Wednesday, 20 July, marked the 53rd anniversary of the Moon landing. This column was published in The Tablet in 2019 on the event of the 50th anniversary…
This month [in 2019] has seen an endless parade of 50-year retrospectives for Apollo 11. Meanwhile, in recent years a parade of nations including India, China, and Japan have retraced Apollo’s orbit to the Moon with robotic probes. What can we look forward to when humans finally get back to the Moon?
Fly me to the Moon
As Apollo 11 showed us, you can travel from the Earth to the Moon in less than four days. The Moon is close enough that it is inside Earth’s magnetic field, which shields it from the cosmic rays that attack spaceships headed beyond our neighborhood. When the Moon orbits the Earth over the course of a month it keeps one side always pointed earthwards; as it turns, each spot on its surface sees sunlight for half its orbit, 14 days, then spins out of the sunlight for another 14 days. The Moon is much smaller than the Earth, so the force of gravity at its surface is only a sixth of what we feel here. That’s not enough gravity to hold onto an atmosphere, so the surface is a near-perfect vacuum.
Moon rocks for fun and profit
As we learn more about lunar geology we should be able to identify locations rich in minerals that could be used for manufacturing. Even now, start-ups are exploring how manufacturing in a vacuum with 14-day stretches of solar power can change the equation of what makes economic sense. The lack of air and water is a problem for human visitors, but it can be a benefit for science and manufacturing.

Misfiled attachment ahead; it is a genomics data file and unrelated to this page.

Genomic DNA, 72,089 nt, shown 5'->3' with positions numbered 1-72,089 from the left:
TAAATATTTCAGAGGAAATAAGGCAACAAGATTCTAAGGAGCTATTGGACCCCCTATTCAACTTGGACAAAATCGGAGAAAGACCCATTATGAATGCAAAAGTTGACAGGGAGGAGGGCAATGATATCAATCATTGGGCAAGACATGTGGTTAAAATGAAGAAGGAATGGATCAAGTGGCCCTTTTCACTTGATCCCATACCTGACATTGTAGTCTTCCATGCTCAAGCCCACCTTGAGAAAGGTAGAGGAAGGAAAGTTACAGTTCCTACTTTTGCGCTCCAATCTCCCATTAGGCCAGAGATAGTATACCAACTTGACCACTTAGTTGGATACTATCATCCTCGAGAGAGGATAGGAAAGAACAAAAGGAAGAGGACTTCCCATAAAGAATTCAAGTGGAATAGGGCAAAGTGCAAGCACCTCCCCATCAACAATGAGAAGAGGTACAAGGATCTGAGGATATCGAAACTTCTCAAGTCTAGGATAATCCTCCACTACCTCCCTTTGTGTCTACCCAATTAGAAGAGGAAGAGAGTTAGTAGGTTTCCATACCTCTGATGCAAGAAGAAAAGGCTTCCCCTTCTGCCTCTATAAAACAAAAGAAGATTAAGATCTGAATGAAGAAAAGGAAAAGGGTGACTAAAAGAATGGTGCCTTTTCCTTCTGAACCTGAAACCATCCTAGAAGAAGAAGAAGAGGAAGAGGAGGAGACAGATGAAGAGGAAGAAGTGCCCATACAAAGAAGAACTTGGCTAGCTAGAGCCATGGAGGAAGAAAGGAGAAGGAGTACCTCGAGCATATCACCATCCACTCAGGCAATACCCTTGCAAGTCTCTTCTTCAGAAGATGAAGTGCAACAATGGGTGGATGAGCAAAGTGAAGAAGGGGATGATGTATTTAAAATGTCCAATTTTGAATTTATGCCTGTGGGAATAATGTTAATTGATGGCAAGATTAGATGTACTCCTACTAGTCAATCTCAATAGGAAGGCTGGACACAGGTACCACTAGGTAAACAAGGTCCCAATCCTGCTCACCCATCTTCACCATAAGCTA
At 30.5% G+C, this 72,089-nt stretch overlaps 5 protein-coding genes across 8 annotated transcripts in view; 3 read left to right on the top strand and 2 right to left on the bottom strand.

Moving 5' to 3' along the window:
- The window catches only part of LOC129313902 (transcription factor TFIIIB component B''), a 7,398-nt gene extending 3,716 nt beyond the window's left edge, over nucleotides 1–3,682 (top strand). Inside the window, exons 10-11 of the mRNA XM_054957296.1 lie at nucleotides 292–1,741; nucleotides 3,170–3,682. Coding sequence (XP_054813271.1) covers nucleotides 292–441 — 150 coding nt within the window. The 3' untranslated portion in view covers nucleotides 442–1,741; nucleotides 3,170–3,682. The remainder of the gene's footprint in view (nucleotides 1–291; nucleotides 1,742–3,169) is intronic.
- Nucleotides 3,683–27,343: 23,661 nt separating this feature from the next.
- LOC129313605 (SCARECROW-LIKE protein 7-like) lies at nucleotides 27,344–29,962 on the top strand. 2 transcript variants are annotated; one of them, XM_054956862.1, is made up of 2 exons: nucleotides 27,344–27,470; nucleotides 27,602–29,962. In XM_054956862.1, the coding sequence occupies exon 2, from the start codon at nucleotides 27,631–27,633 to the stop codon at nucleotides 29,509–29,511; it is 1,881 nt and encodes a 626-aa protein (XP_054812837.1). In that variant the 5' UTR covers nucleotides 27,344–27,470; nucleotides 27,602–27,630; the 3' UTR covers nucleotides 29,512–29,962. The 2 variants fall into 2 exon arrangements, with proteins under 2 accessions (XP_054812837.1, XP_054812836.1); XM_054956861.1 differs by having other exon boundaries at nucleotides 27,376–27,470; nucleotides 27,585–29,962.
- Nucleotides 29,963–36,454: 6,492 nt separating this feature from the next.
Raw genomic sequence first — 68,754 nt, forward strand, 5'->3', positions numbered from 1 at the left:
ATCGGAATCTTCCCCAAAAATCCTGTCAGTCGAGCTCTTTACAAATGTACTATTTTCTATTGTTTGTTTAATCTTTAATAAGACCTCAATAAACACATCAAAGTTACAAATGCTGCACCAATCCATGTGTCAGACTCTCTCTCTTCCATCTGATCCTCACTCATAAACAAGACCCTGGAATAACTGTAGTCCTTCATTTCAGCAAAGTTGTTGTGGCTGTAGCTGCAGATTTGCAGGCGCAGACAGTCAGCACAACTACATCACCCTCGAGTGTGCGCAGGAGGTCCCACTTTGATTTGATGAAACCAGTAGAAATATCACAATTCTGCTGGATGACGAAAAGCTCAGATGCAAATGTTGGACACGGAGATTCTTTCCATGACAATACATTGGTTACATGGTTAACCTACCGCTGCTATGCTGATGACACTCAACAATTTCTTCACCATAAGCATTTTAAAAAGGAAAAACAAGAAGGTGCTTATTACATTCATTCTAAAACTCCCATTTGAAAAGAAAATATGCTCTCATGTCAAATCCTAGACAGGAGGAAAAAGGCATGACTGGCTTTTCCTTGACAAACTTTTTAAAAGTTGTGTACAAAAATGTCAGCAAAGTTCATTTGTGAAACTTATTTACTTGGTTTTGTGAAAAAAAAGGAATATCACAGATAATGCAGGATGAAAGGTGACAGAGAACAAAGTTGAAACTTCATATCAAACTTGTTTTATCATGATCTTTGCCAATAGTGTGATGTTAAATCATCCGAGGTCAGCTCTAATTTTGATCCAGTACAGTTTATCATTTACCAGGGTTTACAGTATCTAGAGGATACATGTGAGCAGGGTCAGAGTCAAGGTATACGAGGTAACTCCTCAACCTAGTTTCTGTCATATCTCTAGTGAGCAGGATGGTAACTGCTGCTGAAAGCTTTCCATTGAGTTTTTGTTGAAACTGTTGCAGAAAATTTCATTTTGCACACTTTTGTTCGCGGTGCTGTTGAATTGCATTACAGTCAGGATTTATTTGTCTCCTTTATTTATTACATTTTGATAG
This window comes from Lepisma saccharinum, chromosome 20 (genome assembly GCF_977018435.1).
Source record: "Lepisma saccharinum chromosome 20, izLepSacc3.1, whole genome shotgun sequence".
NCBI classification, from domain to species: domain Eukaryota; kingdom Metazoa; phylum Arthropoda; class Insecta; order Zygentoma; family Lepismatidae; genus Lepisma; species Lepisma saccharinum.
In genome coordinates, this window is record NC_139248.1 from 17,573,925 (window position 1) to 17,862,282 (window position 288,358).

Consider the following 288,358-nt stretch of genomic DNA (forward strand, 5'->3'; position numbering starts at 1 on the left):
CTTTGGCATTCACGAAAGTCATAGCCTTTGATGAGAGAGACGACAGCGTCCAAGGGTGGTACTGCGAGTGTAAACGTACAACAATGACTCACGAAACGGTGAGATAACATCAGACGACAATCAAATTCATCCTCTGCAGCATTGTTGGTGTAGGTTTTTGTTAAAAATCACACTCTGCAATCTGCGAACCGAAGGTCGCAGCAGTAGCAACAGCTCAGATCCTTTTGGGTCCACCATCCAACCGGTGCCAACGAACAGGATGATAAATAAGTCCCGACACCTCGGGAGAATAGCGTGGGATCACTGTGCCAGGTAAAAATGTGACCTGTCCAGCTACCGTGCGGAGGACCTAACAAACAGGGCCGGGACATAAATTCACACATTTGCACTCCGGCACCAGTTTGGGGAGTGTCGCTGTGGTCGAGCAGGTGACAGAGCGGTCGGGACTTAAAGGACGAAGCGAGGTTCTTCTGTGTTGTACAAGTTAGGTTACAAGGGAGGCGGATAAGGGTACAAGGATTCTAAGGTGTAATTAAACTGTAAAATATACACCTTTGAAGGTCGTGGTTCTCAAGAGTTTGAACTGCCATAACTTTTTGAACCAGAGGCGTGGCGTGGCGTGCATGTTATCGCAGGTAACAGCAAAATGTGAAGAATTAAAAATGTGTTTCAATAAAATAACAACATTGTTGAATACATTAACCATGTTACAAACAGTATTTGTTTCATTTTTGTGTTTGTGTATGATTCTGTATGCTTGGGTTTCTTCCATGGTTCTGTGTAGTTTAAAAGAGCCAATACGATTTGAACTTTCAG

In fact water ice has been detected at the bottom of certain craters at the lunar poles, which are in constant shadow, while certain lunar mountains near the polar regions see non-stop sunlight. The poles may well become highly contested among different nations; there’s only so much ice or sunlit mountains to go around. Just as the laws of physics are the same on the Moon as the Earth, so are the temptations of greed, envy, and the rest.
Astronomers have been excited for years over the prospect of building observatories on the Moon. With no clouds or light pollution reflecting off an atmosphere and no daytime sky full of blue light, you can plan on non-stop perfect observing for optical telescopes as long as you avoid looking too close to the Sun or Earth during the lunar daytime. Even better, radio telescopes placed on the far side of the Moon will be continually shielded from terrestrial radio signals, which are an ever growing source of interference on Earth.
Fly me in the Moon!
When lava flooded the deep basins to make the flat dark “mare” regions (the markings we can see even with the naked eye as the “man in the moon”) it left behind long lava tubes, which are now empty caves. Stop up the ends, fill the tubes with oxygen (ripped from the surrounding rock by the abundant solar electric power), and these tubes would make excellent places to build a lunar colony. Beyond the lunar manufacturers, the astronomers, and other scientists, these would make a great home for those whose age or infirmities make life in Earth’s gravity a constant challenge.
In fact, the science fiction writer Robert Heinlein once wrote a story around an even bolder use of these sites. Imagine living in one of those pressurized caves, kilometers long and hundreds of meters wide. With the Moon’s low gravity and enough air pressure, you could strap on a pair of wings, flap your arms, and fly!